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    It's worth keeping an eye open for this building if you are in the Midtown 5th avenue area.

    The building dates from 1927 and has 38 stories (pretty impressive for its time).

    The golden glitz of its lobby is obvious, but do look up at its frontage for the Art Deco embellishments...and then walk a little south to get a good view of the rather lovely mosiacs on its sides. They are pretty high up, but use your camera zoom to get a better look.

    551 5th Avenue, corner of 45th Street.

    Lovely mosaic Art Deco frontage embellishment Glossy glitzy golden lobby
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    St Francis of Assisi church

    by leics Written Aug 4, 2011

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    I wandered into this church, drawn by the rather odd entry doors from 31st St (they looked like...well..fire exit doors) and by the waft of air conditioned cool air escaping from them.

    Once inside I found a calm, dim place which provided a much-needed few minutes of relief from the searing NY heat.

    This Roman Catholic church dates from 1844 (although a new church was built in 1892), which is really quite old in NY terms. I wish I'd had chance to explore it more...there are many lovely mosaics within...but there was a service in progress when I visited.

    I was very struck by the stained glass 9/11 memorial.

    Well worth popping inside if you are in the area.

    On West 31st street, midway between 6th and 7th avenues.

    9/11 memorial St Francis' exterior
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    Fantastic Manhattan Skyline Views

    by TexasDave Written Jun 26, 2011

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    Gantry Plaza State Park is an area of 12 acres on the waterfront in Queens that offers great views of most of the Manhattan skyline. Gantries are a type of lift or crane used in the 1920's to unload rail cars from barges. The area is basically a place to sit and enjoy the views. So far I haven't been able to go by at night time but that's my goal on a future trip.

    The park has been used in many TV commercials and some movies.

    This is a little off the average tourist's radar but not too difficult to get to, the nearest subway station is Vernon Blvd, Jackson Ave on the 7 line.

    Twilight View
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    Recall Why the Irish Came Here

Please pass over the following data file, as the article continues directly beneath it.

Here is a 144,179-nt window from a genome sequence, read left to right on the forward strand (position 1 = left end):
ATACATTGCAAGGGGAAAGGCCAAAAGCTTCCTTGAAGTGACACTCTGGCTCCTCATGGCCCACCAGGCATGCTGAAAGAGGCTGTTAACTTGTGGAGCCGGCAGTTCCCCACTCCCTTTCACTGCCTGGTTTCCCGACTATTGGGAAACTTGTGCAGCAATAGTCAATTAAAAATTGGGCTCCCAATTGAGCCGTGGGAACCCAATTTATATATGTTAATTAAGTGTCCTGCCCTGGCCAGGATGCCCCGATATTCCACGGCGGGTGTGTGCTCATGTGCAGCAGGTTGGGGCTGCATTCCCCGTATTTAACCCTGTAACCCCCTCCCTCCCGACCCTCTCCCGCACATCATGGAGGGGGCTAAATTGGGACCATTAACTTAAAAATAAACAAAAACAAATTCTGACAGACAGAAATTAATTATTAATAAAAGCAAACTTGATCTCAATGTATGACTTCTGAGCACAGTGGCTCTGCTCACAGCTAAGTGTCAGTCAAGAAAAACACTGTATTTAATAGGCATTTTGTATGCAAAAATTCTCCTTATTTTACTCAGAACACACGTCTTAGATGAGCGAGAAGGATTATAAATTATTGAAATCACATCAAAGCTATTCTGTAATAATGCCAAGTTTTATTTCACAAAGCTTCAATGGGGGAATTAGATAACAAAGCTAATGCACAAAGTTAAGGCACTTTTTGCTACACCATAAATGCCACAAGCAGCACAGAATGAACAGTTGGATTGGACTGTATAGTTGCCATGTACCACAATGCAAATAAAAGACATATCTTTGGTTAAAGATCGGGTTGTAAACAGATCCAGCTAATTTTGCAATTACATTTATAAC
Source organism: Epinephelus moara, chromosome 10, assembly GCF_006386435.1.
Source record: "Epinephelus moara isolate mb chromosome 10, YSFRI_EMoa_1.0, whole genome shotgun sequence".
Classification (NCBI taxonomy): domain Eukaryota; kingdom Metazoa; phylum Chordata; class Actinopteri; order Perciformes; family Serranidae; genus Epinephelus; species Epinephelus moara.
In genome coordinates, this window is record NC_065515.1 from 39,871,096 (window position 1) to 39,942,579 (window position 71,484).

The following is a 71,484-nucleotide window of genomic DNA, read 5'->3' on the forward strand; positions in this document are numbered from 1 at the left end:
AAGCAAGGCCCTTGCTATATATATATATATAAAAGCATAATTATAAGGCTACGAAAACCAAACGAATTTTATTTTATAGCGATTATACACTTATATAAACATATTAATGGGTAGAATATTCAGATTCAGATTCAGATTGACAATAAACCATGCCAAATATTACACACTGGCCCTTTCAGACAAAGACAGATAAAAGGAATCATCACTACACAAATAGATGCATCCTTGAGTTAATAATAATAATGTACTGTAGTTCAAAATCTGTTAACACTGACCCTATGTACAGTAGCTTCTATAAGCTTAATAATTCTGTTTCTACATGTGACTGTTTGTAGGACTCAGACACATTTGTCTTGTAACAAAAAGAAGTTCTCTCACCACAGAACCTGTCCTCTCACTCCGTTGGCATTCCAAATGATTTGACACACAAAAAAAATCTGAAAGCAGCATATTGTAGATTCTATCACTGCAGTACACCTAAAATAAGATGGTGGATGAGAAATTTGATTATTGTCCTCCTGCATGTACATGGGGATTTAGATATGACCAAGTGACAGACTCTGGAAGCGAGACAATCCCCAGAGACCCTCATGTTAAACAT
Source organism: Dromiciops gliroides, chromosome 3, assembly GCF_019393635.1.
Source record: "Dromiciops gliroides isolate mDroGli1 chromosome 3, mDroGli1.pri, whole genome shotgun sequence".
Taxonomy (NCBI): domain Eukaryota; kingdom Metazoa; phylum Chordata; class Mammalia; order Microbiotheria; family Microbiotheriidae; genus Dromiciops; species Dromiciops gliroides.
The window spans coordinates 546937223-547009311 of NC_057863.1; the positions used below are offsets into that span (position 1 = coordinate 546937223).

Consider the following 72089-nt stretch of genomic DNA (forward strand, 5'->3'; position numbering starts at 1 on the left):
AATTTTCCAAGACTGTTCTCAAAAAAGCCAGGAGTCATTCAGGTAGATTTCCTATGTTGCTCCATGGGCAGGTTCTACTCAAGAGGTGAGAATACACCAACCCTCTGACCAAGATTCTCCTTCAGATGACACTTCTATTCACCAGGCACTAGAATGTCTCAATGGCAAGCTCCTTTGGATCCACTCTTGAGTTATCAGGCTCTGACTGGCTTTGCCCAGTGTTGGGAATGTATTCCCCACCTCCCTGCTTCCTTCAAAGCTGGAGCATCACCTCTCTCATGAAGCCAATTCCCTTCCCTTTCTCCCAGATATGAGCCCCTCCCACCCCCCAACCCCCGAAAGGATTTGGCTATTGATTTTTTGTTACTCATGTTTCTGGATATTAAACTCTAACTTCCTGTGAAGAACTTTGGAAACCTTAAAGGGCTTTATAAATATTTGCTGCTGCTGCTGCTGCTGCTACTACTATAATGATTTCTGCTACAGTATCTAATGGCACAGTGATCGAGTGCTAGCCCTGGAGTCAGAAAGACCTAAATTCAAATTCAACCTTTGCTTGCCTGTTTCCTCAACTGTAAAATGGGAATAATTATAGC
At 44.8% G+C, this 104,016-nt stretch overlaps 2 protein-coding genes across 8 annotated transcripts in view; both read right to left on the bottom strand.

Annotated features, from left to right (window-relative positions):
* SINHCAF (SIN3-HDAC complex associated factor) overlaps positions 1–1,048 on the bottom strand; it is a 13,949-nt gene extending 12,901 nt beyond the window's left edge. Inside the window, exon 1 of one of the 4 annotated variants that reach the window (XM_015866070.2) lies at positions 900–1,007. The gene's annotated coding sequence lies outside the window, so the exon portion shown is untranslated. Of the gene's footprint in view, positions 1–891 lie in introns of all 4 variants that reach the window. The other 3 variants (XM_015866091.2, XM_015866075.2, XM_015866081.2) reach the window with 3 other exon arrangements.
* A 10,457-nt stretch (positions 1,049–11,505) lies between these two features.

by PR-7 Updated Jun 2, 2011

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    In 1845 the population of Ireland was about eight million, and the population of the world was just about a billion. Today, the world population is about seven times larger than it was in 1845 -- and the population of Ireland is 25% SMALLER. What happened?

    This memorial is a reminder of the WHAT. Specifically, "The Great Hunger," when about one-eighth of the Irish population died, and another one-eighth left (including my gr-gr-great-grandfather) in what became known as "Famine Ships."

    If you can imagine one-eighth of a nation's entire population dying from hunger in the space of of about five years, or one-eighth of today's population of Mexico coming to America for a better life over that same short period; then you can imagine (1) the horror of the event and (2) the social and political dislocations (on BOTH sides of the Atlantic) resulting from this mass exodus. Since this is one of the largest mass migrations in modern history (if not all of HUMAN history), it is important to recall it.

    The site has three basic parts:
    1) a recreation of an abandoned Irish farm, or size one-fourth of an acre. This size was VERY deliberately chosen, as any Irish farmer with more land than that was declared ineligible to receive any kind of help.
    2) quotes about The Great Hunger, the immigration, Irish in America, and hunger in general.
    3) a walk up to a viewpoint of the river where hundreds of thousands of people arrived in Famine Ships.

    The Memorial is a fairly easy walk just west of Ground Zero, and can be viewed at all hours.

    View of Memorial from sidewalk Life amongst an abandoned farm
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    forlorn PCC trolley cars in SW Brooklyn

    by VZ-Pam Written May 15, 2011

    This place is wonderful & off the Beaten Path in Red Hook Brooklyn (South west Brooklyn)

    ALthough Red Hook is rated one of the worst USA neighborhood in the 1990s by LIFE Magazine, who knows in 20 years later, it slowly reemerged itself as a artist haven.